Friday, June 29, 2012

The utterly nonsensical "We're on the road to becoming Greece" hype

If a politician - or, worse, an economist - claims that the US is in danger of becoming "Greece", it's a signal that the person is either a shameless ideologue stooping to dishonest rhetoric idiot who doesn't have a clue. Mitt Romney's intellectually frivolous and politically hysterical claim that President Obama is taking us "forward on the way to Greece" probably qualifies him as some combination of the two.  

Matthew O'Brien at The Atlantic deals this nonsensical "Road to Greece!" rhetoric a death blow:

Greece is almost certainly Greece. That goes without saying.
Got it? 

But there's one country that definitely isn't Greece. That's the United States.

Let's step back. What makes a country "Greece"? It's become shorthand for wild government overspending -- especially on entitlements. Paul Ryan says we don't have long to avoid the same fate... that absent drastic reform -- read: cuts -- to the social safety net, we'll end up in penury like the Greeks.

It's a scary story. But it's just a scare story. Yes, we have a long-term healthcare spending problem. But that doesn't make us Greece. Heck, Greece isn't even Greece. At least not the "Greece" that's become such a political football. The evidence -- or lack thereof -- is in the chart below. It compares each country's average social spending since 1999, via the OECD, against its current borrowing costs. See the pattern?

There is none. Europe's biggest social spenders don't have any problems. And Europe's biggest problem countries don't spend that much on social programs. The death knell of the welfare state this is not. 

Here's the dirty little secret of the euro debt crisis. There is no euro debt crisis. There is a euro crisis. The debt is a symptom of the crisis of the common currency.* Europe's bailed out countries all saw piles of capital pour in during the boom, only to pour out during the bust. They were left with inflated, uncompetitive wages -- and that's sent them into deep slumps. That's been despite lower social spending than their northern euro neighbors...

The ACA SCOTUS Decision - some very bad people held in check

Professor Krugman reminds us of the dishonesty and cruelty of the opposition to ACA:
(T)he law that the Supreme Court upheld is an act of human decency that is also fiscally responsible. It’s not perfect, by a long shot — it is, after all, originally a Republican plan, devised long ago as a way to forestall the obvious alternative of extending Medicare to cover everyone. As a result, it’s an awkward hybrid of public and private insurance that isn’t the way anyone would have designed a system from scratch. And there will be a long struggle to make it better, just as there was for Social Security. (Bring back the public option!) But it’s still a big step toward a better — and by that I mean morally better — society.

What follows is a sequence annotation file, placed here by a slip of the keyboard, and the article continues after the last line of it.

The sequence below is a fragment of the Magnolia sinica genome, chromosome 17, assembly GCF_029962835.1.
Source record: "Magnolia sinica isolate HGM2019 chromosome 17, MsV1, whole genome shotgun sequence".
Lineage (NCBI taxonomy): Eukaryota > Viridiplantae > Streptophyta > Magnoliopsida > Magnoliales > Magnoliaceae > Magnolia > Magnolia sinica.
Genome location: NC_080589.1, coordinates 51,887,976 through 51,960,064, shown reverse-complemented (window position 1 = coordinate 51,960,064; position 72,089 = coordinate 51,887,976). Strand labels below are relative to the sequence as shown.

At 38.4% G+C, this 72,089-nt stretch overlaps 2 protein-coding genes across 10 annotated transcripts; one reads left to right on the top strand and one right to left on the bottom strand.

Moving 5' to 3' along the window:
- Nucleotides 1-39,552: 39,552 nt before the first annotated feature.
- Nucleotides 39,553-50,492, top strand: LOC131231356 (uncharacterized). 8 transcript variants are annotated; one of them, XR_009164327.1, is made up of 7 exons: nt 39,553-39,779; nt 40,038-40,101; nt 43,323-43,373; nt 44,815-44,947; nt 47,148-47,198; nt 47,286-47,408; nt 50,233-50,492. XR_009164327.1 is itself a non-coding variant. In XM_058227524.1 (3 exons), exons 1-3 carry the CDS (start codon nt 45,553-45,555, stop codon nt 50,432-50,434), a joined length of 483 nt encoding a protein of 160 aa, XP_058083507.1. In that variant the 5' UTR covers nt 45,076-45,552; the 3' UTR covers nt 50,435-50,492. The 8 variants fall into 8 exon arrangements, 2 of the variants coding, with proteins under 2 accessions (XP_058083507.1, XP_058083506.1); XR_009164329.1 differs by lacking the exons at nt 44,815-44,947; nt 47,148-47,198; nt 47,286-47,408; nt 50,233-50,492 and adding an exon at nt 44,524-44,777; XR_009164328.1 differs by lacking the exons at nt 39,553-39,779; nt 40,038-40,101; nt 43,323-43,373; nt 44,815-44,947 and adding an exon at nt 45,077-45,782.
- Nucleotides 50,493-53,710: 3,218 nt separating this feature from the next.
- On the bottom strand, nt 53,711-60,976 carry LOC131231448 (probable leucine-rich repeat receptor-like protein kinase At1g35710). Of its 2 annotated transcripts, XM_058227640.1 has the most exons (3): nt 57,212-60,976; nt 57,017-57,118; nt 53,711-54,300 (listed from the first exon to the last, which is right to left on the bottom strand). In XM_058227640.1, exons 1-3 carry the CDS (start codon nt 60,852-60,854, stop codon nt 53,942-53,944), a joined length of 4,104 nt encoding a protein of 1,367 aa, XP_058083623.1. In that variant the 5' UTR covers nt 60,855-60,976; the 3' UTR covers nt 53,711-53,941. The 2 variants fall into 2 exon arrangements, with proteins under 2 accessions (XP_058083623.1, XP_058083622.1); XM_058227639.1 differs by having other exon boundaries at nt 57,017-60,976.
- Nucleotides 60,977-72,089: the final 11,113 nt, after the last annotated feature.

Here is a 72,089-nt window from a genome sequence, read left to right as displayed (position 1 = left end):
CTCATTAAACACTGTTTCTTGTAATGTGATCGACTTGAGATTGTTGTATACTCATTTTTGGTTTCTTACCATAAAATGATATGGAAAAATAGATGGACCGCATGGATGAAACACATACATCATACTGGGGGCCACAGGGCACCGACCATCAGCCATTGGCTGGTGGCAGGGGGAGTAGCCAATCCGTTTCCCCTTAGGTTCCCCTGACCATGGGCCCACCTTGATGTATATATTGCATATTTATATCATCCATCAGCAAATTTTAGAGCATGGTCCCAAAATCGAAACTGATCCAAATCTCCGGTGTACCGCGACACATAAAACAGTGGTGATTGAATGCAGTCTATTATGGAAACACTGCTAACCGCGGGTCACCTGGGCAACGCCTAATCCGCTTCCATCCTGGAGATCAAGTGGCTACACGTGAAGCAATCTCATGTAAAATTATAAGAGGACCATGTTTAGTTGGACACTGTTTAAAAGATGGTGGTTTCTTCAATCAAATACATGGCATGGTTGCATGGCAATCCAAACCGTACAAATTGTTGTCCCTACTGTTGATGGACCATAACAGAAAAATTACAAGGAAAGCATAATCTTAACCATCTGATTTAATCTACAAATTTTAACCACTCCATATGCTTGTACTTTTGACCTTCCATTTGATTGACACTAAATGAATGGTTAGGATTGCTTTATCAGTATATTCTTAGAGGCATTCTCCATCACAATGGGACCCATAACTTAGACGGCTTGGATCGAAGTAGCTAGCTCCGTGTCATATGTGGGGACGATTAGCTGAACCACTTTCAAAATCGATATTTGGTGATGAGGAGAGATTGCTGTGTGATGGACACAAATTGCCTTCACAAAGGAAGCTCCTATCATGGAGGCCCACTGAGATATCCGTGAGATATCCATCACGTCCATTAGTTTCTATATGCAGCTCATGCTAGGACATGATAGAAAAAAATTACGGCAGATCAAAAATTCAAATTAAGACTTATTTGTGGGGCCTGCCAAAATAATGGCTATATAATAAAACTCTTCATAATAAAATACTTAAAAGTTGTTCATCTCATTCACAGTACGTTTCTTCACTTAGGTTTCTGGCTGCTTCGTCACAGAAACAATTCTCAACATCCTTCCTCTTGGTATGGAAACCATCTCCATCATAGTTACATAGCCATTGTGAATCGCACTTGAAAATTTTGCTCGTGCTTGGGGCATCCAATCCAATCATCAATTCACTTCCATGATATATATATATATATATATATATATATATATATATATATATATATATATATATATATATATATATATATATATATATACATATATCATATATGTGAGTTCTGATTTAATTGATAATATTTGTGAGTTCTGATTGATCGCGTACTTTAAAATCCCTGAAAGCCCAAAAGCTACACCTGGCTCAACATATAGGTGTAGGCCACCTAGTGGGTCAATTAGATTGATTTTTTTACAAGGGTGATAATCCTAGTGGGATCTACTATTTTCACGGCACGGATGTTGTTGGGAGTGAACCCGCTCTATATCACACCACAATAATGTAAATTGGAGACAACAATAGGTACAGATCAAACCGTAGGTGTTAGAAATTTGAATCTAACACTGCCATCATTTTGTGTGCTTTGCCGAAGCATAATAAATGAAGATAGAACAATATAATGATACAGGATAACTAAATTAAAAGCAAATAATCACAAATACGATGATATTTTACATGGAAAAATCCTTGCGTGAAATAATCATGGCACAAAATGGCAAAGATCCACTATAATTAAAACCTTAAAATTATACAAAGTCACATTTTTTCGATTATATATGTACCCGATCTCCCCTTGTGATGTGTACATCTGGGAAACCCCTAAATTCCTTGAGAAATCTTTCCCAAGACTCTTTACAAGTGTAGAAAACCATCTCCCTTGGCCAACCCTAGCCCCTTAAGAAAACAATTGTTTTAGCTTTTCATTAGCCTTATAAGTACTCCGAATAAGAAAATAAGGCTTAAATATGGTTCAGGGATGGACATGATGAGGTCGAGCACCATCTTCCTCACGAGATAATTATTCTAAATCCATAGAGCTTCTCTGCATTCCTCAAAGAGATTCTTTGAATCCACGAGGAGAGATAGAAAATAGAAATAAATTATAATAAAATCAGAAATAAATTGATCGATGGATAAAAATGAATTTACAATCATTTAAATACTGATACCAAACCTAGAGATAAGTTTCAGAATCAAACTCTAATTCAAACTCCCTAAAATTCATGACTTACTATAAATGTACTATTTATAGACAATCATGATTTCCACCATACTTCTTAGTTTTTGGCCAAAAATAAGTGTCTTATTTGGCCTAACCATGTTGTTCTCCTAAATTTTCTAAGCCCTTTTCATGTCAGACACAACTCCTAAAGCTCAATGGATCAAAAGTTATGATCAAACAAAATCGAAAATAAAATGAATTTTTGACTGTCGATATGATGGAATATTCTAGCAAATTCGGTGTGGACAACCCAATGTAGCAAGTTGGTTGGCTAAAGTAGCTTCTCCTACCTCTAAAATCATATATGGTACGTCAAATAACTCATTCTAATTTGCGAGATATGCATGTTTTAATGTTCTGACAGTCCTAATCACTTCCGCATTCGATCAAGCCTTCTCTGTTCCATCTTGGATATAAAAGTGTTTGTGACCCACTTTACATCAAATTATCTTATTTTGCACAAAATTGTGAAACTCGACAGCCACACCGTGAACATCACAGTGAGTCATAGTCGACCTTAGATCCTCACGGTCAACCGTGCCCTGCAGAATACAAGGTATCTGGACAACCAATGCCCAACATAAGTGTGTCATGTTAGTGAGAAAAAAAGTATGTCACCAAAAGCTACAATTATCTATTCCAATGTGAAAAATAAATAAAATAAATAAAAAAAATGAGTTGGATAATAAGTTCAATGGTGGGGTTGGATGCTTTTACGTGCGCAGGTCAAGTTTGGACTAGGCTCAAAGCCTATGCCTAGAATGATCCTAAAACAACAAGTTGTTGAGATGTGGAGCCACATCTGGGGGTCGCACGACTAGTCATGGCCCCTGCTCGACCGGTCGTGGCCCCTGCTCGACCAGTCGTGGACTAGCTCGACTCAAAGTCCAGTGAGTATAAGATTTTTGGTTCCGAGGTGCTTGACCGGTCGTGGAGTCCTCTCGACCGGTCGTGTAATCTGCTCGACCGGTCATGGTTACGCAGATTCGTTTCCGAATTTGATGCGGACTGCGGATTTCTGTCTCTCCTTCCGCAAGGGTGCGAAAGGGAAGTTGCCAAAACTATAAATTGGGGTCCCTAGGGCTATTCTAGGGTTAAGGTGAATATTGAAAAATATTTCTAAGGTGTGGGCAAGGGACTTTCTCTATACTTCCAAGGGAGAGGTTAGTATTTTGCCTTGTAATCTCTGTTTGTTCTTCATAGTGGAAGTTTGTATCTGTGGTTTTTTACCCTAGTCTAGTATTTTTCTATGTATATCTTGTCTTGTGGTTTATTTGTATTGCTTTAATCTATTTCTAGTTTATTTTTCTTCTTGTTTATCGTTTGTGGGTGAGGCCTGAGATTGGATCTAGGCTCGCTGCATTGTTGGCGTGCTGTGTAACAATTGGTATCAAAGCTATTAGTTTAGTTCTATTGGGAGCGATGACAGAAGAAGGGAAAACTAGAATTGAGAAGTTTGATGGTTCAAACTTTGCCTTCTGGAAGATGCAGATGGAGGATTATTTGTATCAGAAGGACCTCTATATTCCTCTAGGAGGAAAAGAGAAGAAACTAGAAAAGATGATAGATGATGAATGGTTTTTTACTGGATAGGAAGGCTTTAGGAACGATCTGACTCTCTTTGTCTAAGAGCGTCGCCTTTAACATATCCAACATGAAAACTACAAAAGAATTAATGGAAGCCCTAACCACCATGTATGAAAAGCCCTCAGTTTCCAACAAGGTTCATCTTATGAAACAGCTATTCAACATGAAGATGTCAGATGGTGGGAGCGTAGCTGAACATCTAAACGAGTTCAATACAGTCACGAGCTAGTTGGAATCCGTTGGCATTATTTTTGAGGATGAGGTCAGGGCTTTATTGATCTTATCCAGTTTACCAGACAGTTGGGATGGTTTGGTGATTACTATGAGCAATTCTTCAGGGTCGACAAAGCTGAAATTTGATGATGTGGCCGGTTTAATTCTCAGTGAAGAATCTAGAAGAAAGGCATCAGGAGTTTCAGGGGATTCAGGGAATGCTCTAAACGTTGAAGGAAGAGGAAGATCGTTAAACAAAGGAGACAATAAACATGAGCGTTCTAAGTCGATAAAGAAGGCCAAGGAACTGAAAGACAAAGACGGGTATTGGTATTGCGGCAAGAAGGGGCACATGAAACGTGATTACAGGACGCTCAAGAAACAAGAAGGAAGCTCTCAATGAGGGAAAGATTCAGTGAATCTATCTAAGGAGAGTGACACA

Which brings us to the nature of the people who tried to kill health reform — and who will, of course, continue their efforts despite this unexpected defeat. 

At one level, the most striking thing about the campaign against reform was its dishonesty. 

Remember “death panels”? Remember how reform’s opponents would, in the same breath, accuse Mr. Obama of promoting big government and denounce him for cutting Medicare? Politics ain’t beanbag, but, even in these partisan times, the unscrupulous nature of the campaign against reform was exceptional. And, rest assured, all the old lies and probably a bunch of new ones will be rolled out again in the wake of the Supreme Court’s decision. Let’s hope the Democrats are ready. 

But what was and is really striking about the anti-reformers is their cruelty. It would be one thing if, at any point, they had offered any hint of an alternative proposal to help Americans with pre-existing conditions, Americans who simply can’t afford expensive individual insurance, Americans who lose coverage along with their jobs. But it has long been obvious that the opposition’s goal is simply to kill reform, never mind the human consequences. We should all be thankful that, for the moment at least, that effort has failed. 

Let me add a final word on the Supreme Court. 

Before the arguments began, the overwhelming consensus among legal experts who aren’t hard-core conservatives — and even among some who are — was that Obamacare was clearly constitutional. And, in the end, thanks to Chief Justice John Roberts Jr., the court upheld that view. But four justices dissented, and did so in extreme terms, proclaiming not just the much-disputed individual mandate but the whole act unconstitutional. Given prevailing legal opinion, it’s hard to see that position as anything but naked partisanship.